Cold and flu season has arrived. When you’re feeling under the weather, is it best to train or not to train?
What does the research say? Scientists have been looking at this issue for many years and some good information has come from their research. In one study of mice, one group ran to exhaustion three days in a row, the other group was completely sedentary. After both groups were exposed to the flu virus, more of the exhaustive exercisers got sick than the sedentary group.
In another experiment, there were three groups of mice that were exposed to the flu virus. One group rested, the other group exercised moderately (easy jogging for 20-30 minutes), and the third group ran hard for two and a half hours. The flu bug used in this experiment is deadly to rodents. They all repeated their routines for 3 days and flu symptoms then started to appear. The results showed 50% in the sedentary group and 70% in the exhaustive exercise group passed away. But, of the moderately exercising group, only 12% got sick!
Light or moderate exercise is best when sick. Over the years, doctors and scientists have concluded that light or moderate, consistent exercise decreases your risk of catching flu or cold and symptoms will be milder if you do get sick. If you exercise intensely for a prolonged period of time, your risk of getting sick jumps right up. (General definition of intense exercise is a workout or race of one hour or more with elevated heart rate and respiration, i.e. feels like prolonged hard work.) Intense workouts and racing suppress the body’s immune response for a period of time after exercise.
What happens to your immune system under moderate exercise and exposure to illness? Under attack by a virus, the immune system increases T1-type helper immune cells. These T1-helper cells induce inflammation and other changes in the body that represents the first line of defense against an invading virus. But if the inflammation, at first so helpful, continues for too long, it becomes counterproductive. The immune system needs, at some point, to lessen the amount of T1-mediated inflammatory response so that, in fighting the virus, it doesn’t accidentally harm its own host (your body!). The immune system does this by gradually increasing the amount of another kind of immune cell, T2-helper cells, which produce mostly an anti-inflammatory immune response. They’re water to the T1 fire. The balance between the T1- and T2-helper cells must be exquisitely calibrated.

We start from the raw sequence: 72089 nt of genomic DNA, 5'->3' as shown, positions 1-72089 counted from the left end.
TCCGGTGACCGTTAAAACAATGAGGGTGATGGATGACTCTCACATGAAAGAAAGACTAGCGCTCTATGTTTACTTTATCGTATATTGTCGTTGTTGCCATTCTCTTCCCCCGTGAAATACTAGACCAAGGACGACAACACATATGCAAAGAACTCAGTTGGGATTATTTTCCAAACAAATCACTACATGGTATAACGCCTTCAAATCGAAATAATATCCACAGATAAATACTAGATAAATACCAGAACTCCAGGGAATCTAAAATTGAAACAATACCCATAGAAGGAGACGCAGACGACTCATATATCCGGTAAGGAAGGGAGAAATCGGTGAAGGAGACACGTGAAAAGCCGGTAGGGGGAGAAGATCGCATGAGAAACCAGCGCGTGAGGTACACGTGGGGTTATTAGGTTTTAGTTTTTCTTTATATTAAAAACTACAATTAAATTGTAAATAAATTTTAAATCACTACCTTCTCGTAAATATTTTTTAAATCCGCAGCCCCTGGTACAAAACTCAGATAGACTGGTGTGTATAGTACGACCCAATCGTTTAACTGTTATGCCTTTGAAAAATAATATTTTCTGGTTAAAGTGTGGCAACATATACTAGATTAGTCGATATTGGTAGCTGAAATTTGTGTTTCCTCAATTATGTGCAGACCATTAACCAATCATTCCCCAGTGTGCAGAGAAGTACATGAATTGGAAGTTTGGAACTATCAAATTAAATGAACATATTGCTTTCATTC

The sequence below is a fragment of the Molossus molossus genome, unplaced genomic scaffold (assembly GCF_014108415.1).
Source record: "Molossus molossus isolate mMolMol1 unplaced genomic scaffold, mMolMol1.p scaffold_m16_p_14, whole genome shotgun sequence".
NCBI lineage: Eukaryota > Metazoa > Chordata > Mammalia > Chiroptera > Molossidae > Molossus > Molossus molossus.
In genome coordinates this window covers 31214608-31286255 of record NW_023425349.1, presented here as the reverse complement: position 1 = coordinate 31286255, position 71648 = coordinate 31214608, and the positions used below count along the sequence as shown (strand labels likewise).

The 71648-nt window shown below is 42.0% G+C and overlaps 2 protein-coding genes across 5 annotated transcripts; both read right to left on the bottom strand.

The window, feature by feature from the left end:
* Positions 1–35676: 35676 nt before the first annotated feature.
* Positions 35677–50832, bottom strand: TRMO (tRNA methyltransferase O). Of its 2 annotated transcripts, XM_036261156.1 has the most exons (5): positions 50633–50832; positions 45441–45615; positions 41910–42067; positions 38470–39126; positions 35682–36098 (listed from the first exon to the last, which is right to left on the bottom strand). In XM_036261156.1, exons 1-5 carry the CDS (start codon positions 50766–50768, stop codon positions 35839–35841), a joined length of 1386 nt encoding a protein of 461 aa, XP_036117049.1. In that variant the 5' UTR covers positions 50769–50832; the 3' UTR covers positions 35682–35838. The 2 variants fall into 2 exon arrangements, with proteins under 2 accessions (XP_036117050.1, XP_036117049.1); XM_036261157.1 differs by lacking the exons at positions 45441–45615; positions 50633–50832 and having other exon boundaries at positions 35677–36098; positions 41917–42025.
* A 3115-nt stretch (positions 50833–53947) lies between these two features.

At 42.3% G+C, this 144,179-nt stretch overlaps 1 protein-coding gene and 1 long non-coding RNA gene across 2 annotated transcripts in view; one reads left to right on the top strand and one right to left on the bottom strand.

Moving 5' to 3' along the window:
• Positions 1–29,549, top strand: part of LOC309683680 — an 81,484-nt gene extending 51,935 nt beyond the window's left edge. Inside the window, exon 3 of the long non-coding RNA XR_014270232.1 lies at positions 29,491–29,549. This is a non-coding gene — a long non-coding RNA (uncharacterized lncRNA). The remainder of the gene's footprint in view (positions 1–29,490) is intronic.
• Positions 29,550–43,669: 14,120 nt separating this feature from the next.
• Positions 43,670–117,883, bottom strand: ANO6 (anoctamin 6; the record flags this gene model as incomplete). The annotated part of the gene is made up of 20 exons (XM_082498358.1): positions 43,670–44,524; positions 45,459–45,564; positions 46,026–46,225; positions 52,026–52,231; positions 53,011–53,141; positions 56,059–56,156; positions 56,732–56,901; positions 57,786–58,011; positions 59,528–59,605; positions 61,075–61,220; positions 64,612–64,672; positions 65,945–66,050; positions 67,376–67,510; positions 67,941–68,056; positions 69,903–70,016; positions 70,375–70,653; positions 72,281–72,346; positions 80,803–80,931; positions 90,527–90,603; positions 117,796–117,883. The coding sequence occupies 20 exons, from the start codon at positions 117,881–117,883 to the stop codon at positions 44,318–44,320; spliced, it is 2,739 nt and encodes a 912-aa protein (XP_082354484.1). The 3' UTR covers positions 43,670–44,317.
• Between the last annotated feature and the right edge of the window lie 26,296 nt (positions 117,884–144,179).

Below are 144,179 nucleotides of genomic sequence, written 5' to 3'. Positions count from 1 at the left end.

The mice who exercised moderately subtly hastened the shift from a T1 response to a T2-style immune response, just enough to have a positive impact against the virus. Moderate exercise suppresses TH1 a little and increases TH2 a little. On the other hand, long hard workouts may suppress TH1 too much. That first line of defense may shut down before it has completed its work that could lead to increased susceptibility to viral infection.
The bottom line
Consistent, moderate exercise is best for a healthy immune system. It is also the best choice if you’re starting to feel a little sick or just coming off a cold or flu. Hard, prolonged workouts and racing are still good for your body; just know that your immune system will be suppressed for a while after (2 hours or more). And, to limit hard, long training when you’re starting to feel sick. It’s best to stay away from anyone who might be sick, wash your hands often, etc. (Some Olympic athletes are advised by their coaches to stay out of public places for 2 hours after hard training sessions.)
Above or below the neck. If you really don’t feel well, especially if you have a fever, body aches and deep chest cough, avoid exercise until you’re feeling better. If you have a simple head cold, light exercise can actually improve the way you feel. One rule to follow is that if the sickness is above the neck, ok to do some light exercise. If it hits below the neck, chest congestion, body aches, etc., rest until the symptoms are gone.
Keep moving, hard when you’re feeling good; dial it down when you’re not feeling so good.